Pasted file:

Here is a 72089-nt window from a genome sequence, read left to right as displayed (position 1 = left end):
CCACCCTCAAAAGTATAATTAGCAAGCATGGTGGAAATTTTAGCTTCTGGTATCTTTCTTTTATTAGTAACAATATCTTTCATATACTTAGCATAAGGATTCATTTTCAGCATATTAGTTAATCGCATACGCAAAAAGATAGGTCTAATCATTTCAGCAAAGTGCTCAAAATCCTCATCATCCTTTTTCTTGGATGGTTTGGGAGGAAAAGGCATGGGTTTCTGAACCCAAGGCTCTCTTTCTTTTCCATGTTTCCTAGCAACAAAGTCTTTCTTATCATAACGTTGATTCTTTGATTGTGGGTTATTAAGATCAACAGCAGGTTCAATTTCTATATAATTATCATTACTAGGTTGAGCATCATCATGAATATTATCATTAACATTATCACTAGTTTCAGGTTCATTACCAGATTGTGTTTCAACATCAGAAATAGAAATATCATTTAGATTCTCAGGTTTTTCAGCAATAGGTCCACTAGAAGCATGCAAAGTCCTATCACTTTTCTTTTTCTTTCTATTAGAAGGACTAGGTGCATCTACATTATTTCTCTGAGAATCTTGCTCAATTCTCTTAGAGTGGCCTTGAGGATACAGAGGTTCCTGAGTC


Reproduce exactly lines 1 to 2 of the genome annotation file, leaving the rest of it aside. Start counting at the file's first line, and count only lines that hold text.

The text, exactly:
Here is a 72089-nt window from a genome sequence, read left to right as displayed (position 1 = left end):
CCACCCTCAAAAGTATAATTAGCAAGCATGGTGGAAATTTTAGCTTCTGGTATCTTTCTTTTATTAGTAACAATATCTTTCATATACTTAGCATAAGGATTCATTTTCAGCATATTAGTTAATCGCATACGCAAAAAGATAGGTCTAATCATTTCAGCAAAGTGCTCAAAATCCTCATCATCCTTTTTCTTGGATGGTTTGGGAGGAAAAGGCATGGGTTTCTGAACCCAAGGCTCTCTTTCTTTTCCATGTTTCCTAGCAACAAAGTCTTTCTTATCATAACGTTGATTCTTTGATTGTGGGTTATTAAGATCAACAGCAGGTTCAATTTCTATATAATTATCATTACTAGGTTGAGCATCATCATGAATATTATCATTAACATTATCACTAGTTTCAGGTTCATTACCAGATTGTGTTTCAACATCAGAAATAGAAATATCATTTAGATTCTCAGGTTTTTCAGCAATAGGTCCACTAGAAGCATGCAAAGTCCTATCACTTTTCTTTTTCTTTCTATTAGAAGGACTAGGTGCATCTACATTATTTCTCTGAGAATCTTGCTCAATTCTCTTAGAGTGGCCTTGAGGATACAGAGGTTCCTGAGTC